Ukrainian police have arrested six members of the Clop ransomware gang that has attempted to extort organisations around the world, including a NSW government agency.

Officers searched 21 premises in Kyiv where they made arrests and seized computers, cars, and around $250,000 in cash.

“It was established that six defendants carried out attacks of malicious software such as ‘ransomware’ on the servers of American and Korean companies,” the Ukrainian National Police said in a statement.

“They demanded a ‘ransom’ for decrypting the data, and in case of non-payment, they threatened to disclose the confidential data of the victims.”

Footage from the raids shows police forcing entry on multiple properties, making arrests and counting cash.

Officers from the South Korean National Police were also in attendance during the crackdown.

Police estimate the damage from the gang exceeds $660 million.

Along with delivering ransomware, Clop also took advantage of a vulnerability with the Accellion File Transfer Appliance which saw the Australian Securities and Investment Commission (ASIC) and Reserve Bank of New Zealand breached.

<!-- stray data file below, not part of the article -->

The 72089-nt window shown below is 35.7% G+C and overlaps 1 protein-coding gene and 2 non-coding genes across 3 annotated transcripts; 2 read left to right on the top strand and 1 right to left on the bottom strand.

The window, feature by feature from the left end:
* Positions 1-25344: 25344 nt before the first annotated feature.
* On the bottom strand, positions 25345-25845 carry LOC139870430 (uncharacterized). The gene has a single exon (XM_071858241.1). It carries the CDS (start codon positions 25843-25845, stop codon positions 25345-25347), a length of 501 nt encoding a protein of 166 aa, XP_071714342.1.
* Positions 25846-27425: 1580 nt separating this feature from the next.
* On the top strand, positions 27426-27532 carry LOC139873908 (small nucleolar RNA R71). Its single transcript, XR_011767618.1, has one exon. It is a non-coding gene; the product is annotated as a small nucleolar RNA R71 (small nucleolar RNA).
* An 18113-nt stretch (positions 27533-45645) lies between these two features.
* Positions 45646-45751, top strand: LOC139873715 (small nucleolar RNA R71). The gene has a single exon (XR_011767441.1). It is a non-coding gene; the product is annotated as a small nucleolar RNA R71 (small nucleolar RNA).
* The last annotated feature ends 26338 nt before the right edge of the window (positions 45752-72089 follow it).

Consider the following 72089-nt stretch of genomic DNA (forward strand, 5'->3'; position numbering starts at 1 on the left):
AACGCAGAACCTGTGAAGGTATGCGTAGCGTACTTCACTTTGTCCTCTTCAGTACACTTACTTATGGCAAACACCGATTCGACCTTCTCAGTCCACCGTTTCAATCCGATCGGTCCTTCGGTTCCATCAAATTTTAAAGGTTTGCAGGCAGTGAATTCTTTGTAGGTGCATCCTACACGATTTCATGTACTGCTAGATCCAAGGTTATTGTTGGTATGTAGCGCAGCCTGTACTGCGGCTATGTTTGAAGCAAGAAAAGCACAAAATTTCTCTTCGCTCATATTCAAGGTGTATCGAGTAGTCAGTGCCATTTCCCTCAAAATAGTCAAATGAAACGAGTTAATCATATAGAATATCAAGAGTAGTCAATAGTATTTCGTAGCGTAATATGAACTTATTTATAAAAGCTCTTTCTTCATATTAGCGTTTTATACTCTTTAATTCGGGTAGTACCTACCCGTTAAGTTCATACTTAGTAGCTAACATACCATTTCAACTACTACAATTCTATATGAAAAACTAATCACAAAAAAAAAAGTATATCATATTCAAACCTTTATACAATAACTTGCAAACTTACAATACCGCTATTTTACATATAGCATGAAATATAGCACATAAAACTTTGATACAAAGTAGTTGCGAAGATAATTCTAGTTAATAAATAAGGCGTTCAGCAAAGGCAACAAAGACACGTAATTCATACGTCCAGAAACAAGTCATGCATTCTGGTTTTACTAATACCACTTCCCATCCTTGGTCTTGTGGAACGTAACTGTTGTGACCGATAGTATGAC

Clop targeted Transport for NSW using the Accellion flaw and dumped hundreds of gigabytes of data onto the dark web in an attempt to extort the state’s transport agency.

Clop’s dark web leak site remains online – including the Transport for NSW files – despite international law enforcement celebrating its members’ arrests.

The Clop leak site is still online featuring data stolen from organisations around the world.

Security firm Intel 471 said it understood the Ukrainian arrests were “limited to the group’s cash-out/money laundering operation”.

“We do not believe that any core actors behind Clop were apprehended, due to the fact they are probably in Russia,” Intel 471 said.

“The overall impact to Clop is expected to be minor, although this law enforcement attention may result in the Clop brand being abandoned as we’ve recently seen with other ransomware groups like DarkSide and Babuk.”

DarkSide was the group behind the Colonial Pipeline attack which caused severe disruptions to the US petrol supply chain and disbanded shortly after the incident brought heightened scrutiny to ransomware groups.

The US was able to retrieve most of the 75-bitcoin payment Colonial Pipeline made to DarkSide and has pointed the finger directly at Russia for allegedly harbouring cyber criminals.

Cyber security was high on the agenda last week when US President Joe Biden met with Russian President Vladimir Putin at a summit in Geneva.

Biden warned Putin that critical infrastructure was off limits for Kremlin hackers.

“I pointed out to him that we have significant cyber capability, and he knows it,” Biden said.